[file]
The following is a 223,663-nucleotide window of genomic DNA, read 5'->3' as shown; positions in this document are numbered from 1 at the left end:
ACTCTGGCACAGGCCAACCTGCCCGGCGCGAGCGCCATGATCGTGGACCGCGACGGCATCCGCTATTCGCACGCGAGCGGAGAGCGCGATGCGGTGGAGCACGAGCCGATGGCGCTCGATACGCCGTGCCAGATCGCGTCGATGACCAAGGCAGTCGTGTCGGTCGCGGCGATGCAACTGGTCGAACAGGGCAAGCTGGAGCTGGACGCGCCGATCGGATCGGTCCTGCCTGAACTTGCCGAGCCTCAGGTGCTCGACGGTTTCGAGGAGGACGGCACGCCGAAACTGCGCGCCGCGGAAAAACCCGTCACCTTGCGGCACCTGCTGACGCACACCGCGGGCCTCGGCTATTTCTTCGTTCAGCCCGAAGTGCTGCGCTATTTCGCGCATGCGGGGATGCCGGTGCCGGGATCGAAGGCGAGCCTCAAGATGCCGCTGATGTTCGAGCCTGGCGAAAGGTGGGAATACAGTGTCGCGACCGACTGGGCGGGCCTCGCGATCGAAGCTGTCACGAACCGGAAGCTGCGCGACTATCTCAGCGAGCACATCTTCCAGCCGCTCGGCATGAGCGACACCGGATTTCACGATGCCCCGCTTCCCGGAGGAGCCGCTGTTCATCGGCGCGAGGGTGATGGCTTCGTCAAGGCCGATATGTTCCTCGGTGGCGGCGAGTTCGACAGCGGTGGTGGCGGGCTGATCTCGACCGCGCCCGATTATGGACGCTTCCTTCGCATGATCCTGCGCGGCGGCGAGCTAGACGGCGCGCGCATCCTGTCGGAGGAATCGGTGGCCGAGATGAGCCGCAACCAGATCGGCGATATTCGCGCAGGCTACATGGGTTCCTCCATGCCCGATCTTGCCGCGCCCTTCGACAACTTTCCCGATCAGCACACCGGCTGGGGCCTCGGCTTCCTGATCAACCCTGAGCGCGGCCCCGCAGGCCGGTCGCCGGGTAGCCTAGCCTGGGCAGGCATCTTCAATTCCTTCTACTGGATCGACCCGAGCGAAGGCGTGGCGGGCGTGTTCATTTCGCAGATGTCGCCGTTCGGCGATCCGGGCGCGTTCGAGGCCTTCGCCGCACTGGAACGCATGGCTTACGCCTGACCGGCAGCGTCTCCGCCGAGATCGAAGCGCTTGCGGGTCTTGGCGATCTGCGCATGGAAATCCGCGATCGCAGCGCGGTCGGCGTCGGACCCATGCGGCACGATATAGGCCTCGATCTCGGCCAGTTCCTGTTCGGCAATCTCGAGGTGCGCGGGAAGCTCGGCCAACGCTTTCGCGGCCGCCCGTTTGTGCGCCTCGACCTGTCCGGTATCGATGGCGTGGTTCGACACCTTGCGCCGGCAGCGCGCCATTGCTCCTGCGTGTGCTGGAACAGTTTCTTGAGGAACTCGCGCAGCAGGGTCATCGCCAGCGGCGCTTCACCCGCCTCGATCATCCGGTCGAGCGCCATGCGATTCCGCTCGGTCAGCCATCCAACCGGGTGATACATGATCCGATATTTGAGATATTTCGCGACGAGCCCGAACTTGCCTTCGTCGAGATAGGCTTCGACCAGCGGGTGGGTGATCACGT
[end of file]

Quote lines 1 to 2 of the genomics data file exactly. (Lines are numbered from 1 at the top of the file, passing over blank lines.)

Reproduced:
The following is a 223,663-nucleotide window of genomic DNA, read 5'->3' as shown; positions in this document are numbered from 1 at the left end:
ACTCTGGCACAGGCCAACCTGCCCGGCGCGAGCGCCATGATCGTGGACCGCGACGGCATCCGCTATTCGCACGCGAGCGGAGAGCGCGATGCGGTGGAGCACGAGCCGATGGCGCTCGATACGCCGTGCCAGATCGCGTCGATGACCAAGGCAGTCGTGTCGGTCGCGGCGATGCAACTGGTCGAACAGGGCAAGCTGGAGCTGGACGCGCCGATCGGATCGGTCCTGCCTGAACTTGCCGAGCCTCAGGTGCTCGACGGTTTCGAGGAGGACGGCACGCCGAAACTGCGCGCCGCGGAAAAACCCGTCACCTTGCGGCACCTGCTGACGCACACCGCGGGCCTCGGCTATTTCTTCGTTCAGCCCGAAGTGCTGCGCTATTTCGCGCATGCGGGGATGCCGGTGCCGGGATCGAAGGCGAGCCTCAAGATGCCGCTGATGTTCGAGCCTGGCGAAAGGTGGGAATACAGTGTCGCGACCGACTGGGCGGGCCTCGCGATCGAAGCTGTCACGAACCGGAAGCTGCGCGACTATCTCAGCGAGCACATCTTCCAGCCGCTCGGCATGAGCGACACCGGATTTCACGATGCCCCGCTTCCCGGAGGAGCCGCTGTTCATCGGCGCGAGGGTGATGGCTTCGTCAAGGCCGATATGTTCCTCGGTGGCGGCGAGTTCGACAGCGGTGGTGGCGGGCTGATCTCGACCGCGCCCGATTATGGACGCTTCCTTCGCATGATCCTGCGCGGCGGCGAGCTAGACGGCGCGCGCATCCTGTCGGAGGAATCGGTGGCCGAGATGAGCCGCAACCAGATCGGCGATATTCGCGCAGGCTACATGGGTTCCTCCATGCCCGATCTTGCCGCGCCCTTCGACAACTTTCCCGATCAGCACACCGGCTGGGGCCTCGGCTTCCTGATCAACCCTGAGCGCGGCCCCGCAGGCCGGTCGCCGGGTAGCCTAGCCTGGGCAGGCATCTTCAATTCCTTCTACTGGATCGACCCGAGCGAAGGCGTGGCGGGCGTGTTCATTTCGCAGATGTCGCCGTTCGGCGATCCGGGCGCGTTCGAGGCCTTCGCCGCACTGGAACGCATGGCTTACGCCTGACCGGCAGCGTCTCCGCCGAGATCGAAGCGCTTGCGGGTCTTGGCGATCTGCGCATGGAAATCCGCGATCGCAGCGCGGTCGGCGTCGGACCCATGCGGCACGATATAGGCCTCGATCTCGGCCAGTTCCTGTTCGGCAATCTCGAGGTGCGCGGGAAGCTCGGCCAACGCTTTCGCGGCCGCCCGTTTGTGCGCCTCGACCTGTCCGGTATCGATGGCGTGGTTCGACACCTTGCGCCGGCAGCGCGCCATTGCTCCTGCGTGTGCTGGAACAGTTTCTTGAGGAACTCGCGCAGCAGGGTCATCGCCAGCGGCGCTTCACCCGCCTCGATCATCCGGTCGAGCGCCATGCGATTCCGCTCGGTCAGCCATCCAACCGGGTGATACATGATCCGATATTTGAGATATTTCGCGACGAGCCCGAACTTGCCTTCGTCGAGATAGGCTTCGACCAGCGGGTGGGTGATCACGT